School of Architecture Exhibits Art Inspired by Suburbia

“Worlds Away: New Suburban Landscapes,” an exhibition examining the suburb as a catalyst for new work by artists and architects, will be on view March 2–May 10 at the Yale Architecture Gallery, Paul Rudolph Hall, 180 York St.

“Worlds Away: New Suburban Landscapes,” an exhibition examining the suburb as a catalyst for new work by artists and architects, will be on view March 2–May 10 at the Yale Architecture Gallery, Paul Rudolph Hall, 180 York St.

The American suburbs have been both extolled as middle-class utopias and reviled as worlds of homogeneity and conformity, note the exhibition’s organizers. “Challenging preconceived ideas and expectations about suburbia (either pro or con), ‘Worlds Away’ hopes to impart a better understanding of how those ideas were formed and how they are challenged by contemporary realities,” write the exhibition curators.

The exhibition is arranged according to the three “R’s” of the American suburb: residential homes, retail developments and roads.

The “Residential” section of the show looks at how the detached single-family tract home as a symbol of the two-parent nuclear family is belied by a new reality: In 2000, the number of suburban households composed of young singles and older people living alone exceeded that of two-generational families living under one roof. Architectural works for this section focus on this shifting demographic composition of suburban households. The ethnic diversity of the “new” suburbs is captured in the photographic montages of people and places by Minneapolis-based photographer Laura Migliorino. Larry Sultan’s series “The Valley” depicts the Southern California-based adult entertainment industry that thrives in suburban home film sets.

The “Retail” component of the show looks at the three most common commercial developments in suburban America: the shopping strip mall, the enclosed mall and the “big box” store.

The ubiquitous shopping strip mall of post-War suburbia was a byproduct of zoning codes that encouraged businesses to cluster along busy thoroughfares, many of them evolving from small town main streets and business districts. Fostered by financial incentives such as favorable tax codes, strip malls began expanding in the 1950s and 1960s, evolving into fully enclosed climate-controlled environments and carefully planned circulation routes. The widespread introduction of “big box” stores soon followed. In the 1990s a new category, the mega mall (as epitomized by the Mall of America in Bloomington, Minnesota) was an inevitable extension of the growing scale of retail business.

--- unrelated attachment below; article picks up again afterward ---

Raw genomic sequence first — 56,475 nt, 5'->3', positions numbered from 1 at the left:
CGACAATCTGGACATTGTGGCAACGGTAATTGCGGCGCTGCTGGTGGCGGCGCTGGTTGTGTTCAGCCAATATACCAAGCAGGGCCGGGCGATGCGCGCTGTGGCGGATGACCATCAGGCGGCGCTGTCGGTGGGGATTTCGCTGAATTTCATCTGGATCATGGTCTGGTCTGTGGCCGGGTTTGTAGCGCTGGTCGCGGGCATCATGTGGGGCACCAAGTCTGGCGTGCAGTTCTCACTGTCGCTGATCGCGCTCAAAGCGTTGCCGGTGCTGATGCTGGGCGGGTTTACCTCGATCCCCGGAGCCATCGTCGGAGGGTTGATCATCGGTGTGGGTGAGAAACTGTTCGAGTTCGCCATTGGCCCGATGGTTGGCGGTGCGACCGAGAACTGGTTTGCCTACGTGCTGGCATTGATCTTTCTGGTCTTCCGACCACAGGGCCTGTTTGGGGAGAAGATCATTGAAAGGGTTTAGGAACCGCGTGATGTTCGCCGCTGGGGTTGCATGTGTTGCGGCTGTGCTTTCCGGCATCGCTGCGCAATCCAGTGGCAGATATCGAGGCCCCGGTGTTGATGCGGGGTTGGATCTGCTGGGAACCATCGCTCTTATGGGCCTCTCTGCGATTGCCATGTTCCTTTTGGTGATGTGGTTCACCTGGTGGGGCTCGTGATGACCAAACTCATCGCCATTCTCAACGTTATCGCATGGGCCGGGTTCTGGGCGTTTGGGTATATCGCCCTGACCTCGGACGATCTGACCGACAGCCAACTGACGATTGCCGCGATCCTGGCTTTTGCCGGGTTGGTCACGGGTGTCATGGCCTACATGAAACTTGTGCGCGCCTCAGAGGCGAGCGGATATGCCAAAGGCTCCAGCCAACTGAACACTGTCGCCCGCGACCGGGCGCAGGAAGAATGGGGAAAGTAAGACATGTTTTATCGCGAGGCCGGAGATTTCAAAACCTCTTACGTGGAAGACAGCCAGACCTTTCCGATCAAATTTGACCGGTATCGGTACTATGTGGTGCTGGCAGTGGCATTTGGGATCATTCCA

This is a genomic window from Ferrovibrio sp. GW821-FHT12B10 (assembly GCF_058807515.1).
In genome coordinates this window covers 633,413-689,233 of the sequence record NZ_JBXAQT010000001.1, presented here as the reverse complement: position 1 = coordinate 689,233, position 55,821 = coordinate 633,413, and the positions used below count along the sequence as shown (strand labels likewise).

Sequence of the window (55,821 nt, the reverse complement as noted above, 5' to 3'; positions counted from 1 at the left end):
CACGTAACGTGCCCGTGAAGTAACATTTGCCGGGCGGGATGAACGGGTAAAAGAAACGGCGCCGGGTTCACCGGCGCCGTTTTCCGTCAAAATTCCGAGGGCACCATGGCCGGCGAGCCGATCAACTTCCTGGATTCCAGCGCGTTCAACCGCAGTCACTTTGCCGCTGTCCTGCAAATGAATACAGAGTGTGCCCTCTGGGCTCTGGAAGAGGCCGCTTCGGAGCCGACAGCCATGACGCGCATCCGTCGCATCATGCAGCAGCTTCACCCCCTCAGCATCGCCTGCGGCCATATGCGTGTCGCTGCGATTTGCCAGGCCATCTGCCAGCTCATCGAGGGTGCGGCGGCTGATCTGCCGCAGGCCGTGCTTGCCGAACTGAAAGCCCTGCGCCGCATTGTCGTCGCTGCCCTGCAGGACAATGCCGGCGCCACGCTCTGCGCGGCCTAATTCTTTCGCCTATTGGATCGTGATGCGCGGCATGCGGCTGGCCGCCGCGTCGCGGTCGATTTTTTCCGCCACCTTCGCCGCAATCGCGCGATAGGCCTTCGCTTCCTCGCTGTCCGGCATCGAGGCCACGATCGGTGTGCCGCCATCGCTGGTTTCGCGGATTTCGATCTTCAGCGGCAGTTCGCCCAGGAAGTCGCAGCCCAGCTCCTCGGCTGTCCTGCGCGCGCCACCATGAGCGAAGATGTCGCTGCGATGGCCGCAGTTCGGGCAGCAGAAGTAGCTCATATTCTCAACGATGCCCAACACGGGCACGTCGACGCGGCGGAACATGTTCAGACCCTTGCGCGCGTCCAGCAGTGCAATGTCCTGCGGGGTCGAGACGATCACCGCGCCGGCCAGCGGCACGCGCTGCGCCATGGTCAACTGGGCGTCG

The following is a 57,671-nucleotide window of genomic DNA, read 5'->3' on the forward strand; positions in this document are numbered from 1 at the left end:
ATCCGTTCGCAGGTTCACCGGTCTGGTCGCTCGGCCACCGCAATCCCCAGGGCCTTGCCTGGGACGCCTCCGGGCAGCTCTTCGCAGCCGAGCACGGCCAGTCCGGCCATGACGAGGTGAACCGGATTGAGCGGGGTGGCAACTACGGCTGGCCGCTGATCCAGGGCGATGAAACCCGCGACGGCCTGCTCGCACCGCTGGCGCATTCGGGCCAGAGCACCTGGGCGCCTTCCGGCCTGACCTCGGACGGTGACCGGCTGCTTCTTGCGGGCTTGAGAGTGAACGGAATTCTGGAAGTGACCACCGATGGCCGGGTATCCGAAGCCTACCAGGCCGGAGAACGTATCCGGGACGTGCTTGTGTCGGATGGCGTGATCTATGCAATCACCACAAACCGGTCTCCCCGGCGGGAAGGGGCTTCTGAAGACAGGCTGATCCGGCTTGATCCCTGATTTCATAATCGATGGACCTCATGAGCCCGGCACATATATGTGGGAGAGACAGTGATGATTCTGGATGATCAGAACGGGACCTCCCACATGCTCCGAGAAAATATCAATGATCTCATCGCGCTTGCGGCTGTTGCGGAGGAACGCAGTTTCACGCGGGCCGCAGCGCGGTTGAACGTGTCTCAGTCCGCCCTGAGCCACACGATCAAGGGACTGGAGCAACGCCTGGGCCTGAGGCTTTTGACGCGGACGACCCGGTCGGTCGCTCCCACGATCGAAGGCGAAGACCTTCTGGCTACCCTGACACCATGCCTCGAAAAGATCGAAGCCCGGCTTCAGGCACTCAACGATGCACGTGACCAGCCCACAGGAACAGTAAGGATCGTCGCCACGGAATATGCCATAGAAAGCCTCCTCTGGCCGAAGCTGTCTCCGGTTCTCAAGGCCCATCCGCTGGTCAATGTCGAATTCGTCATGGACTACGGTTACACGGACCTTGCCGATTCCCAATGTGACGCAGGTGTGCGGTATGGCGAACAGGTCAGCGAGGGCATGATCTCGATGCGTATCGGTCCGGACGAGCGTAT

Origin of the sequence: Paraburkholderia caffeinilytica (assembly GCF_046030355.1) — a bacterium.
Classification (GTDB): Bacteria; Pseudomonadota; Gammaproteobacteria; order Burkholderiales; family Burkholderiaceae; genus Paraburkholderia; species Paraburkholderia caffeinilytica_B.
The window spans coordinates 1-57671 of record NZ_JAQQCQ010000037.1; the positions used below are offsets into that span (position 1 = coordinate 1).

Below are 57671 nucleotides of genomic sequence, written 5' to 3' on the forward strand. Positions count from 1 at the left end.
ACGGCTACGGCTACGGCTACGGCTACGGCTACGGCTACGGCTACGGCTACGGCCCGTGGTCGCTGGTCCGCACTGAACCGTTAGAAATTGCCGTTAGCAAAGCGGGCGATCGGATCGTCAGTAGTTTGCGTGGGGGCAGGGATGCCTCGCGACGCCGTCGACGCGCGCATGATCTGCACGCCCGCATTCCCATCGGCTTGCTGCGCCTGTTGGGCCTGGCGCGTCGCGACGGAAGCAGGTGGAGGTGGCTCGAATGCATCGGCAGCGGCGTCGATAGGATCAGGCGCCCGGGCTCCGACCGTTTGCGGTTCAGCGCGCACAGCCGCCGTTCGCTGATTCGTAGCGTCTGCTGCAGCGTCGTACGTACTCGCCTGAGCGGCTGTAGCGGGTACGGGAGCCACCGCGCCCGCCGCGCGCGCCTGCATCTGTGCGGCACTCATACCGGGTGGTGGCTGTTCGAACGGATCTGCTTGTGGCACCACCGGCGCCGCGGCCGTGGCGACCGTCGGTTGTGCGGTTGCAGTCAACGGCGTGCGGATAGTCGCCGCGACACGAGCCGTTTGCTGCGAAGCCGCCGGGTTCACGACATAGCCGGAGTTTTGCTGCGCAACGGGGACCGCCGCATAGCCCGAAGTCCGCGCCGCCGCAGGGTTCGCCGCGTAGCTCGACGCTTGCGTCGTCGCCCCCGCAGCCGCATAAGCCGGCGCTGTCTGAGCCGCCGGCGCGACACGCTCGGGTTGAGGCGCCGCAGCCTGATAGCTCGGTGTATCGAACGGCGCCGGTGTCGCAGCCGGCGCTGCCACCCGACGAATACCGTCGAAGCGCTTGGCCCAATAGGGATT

The tremendous growth of newer and larger shopping malls has led to the proliferation of abandoned and dying malls—so-called “grayfields.” The exhibition spotlights an array of creative strategies to adapt and reuse these sites. Artist Julia Christensen has been documenting the conversion of former “big box” stores to alternative uses, ranging from flea markets to churches to the Spam Museum in Austin, Minnesota. Other projects explored include artist Stefanie Nagorka’s conversion of a Home Depot into a studio and gallery by creating sculptures in the store aisles from parts found on its warehouse shelves, and LTL Architects’ “New Suburbanism” (2000/2004), which combines a “big box” store with living and recreational spaces above.

It is impossible to conceive of suburbia without the network of transportation systems and the automobile culture it promotes, note the show’s organizers, adding that while the road has been a persistent symbol of escape and freedom, as a circulation system for suburban life the road has taken on a different meaning. The show features works by artists such as Catherine Opie, who has documented the beauty of the Los Angeles freeway system itself, as well as that of Andrew Bush, who has used the roadway to capture portraits of passing drivers.

Several design firms have produced new works for the exhibition. One by the San Diego-based Estudio Teddy Cruz explores the reciprocal influence of American suburbanization and Latin American immigration on suburban San Diego and Tijuana, Mexico. The London-based FAT (Fashion.Architecture.Taste) presents a work on a multiethnic suburban park in the Netherlands, while that of Lateral Architecture, based in Toronto, explores the spaces between and around big box power centers, the successor to suburbia’s regional mall. The contribution by the New York-based Interboro examines life at a so-called “dead mall” in New York; Minneapolis-based Coen+Partners revises a traditional cul-de-sac development; the Center for Land Use Interpretation (CLUI), based in Culver City, CA, documents the major automotive test tracks located in various urban peripheries of the United States; and Jeffrey Inaba of Los Angeles-based INABA/C-Lab recasts the humble suburban trash container and the society of consumption and waste it represents.

A selection of short videos and a fully illustrated accompanying catalogue complement the exhibition

“Worlds Away” originated at the Walker Art Center in Minneapolis in association with the Heinz Architectural Center at the Carnegie Museum of Art in Pittsburgh. Curators of the exhibition are Andrew Blauvelt, Design Director and Curator, Walker Art Center, and Tracy Myers, Curator of Architecture and Design, Heinz Architectural Center.

The Architecture Gallery of Rudolph Hall is open to the public free of charge Monday through Friday 9 a.m. to 5 p.m., and Saturday, 10 a.m. to 5 p.m.

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